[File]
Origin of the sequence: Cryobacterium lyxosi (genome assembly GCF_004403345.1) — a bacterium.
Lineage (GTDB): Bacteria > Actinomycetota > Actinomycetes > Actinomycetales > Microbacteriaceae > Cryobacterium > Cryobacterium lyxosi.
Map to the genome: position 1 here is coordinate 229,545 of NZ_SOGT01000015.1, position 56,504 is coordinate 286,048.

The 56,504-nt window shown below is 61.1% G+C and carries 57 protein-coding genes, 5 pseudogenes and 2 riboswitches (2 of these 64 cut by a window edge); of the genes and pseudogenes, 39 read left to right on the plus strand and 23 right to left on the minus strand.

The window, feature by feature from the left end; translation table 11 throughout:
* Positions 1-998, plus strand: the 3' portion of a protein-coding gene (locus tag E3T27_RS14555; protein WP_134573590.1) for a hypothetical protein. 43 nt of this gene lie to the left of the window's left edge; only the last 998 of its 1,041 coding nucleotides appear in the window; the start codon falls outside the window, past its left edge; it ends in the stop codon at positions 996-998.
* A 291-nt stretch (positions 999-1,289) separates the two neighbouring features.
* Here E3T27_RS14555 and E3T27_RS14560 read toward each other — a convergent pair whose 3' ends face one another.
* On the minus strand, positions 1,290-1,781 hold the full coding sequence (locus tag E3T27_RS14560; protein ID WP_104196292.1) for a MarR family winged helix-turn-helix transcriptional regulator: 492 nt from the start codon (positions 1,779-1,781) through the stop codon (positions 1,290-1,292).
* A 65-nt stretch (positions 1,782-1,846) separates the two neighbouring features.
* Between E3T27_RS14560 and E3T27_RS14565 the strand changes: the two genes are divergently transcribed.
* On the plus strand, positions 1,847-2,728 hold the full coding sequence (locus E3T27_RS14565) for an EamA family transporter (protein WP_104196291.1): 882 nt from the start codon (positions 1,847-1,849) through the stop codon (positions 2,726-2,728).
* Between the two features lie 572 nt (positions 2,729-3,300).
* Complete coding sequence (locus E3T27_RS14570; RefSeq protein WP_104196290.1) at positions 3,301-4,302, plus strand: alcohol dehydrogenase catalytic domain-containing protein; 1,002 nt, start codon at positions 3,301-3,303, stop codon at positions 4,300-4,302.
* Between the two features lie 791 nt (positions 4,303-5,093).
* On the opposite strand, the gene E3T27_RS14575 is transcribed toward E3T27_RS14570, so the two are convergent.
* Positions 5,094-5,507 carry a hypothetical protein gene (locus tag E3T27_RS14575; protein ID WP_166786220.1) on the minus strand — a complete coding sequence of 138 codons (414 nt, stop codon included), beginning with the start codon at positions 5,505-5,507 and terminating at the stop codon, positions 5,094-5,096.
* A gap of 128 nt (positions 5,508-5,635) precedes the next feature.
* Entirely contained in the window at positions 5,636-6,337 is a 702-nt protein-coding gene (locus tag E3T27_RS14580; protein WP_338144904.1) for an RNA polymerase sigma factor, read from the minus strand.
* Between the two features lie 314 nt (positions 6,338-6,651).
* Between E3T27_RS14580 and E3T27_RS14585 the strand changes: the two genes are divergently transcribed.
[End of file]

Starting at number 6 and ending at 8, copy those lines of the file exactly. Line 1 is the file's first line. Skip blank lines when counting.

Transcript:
* Positions 1-998, plus strand: the 3' portion of a protein-coding gene (locus tag E3T27_RS14555; protein WP_134573590.1) for a hypothetical protein. 43 nt of this gene lie to the left of the window's left edge; only the last 998 of its 1,041 coding nucleotides appear in the window; the start codon falls outside the window, past its left edge; it ends in the stop codon at positions 996-998.
* A 291-nt stretch (positions 999-1,289) separates the two neighbouring features.
* Here E3T27_RS14555 and E3T27_RS14560 read toward each other — a convergent pair whose 3' ends face one another.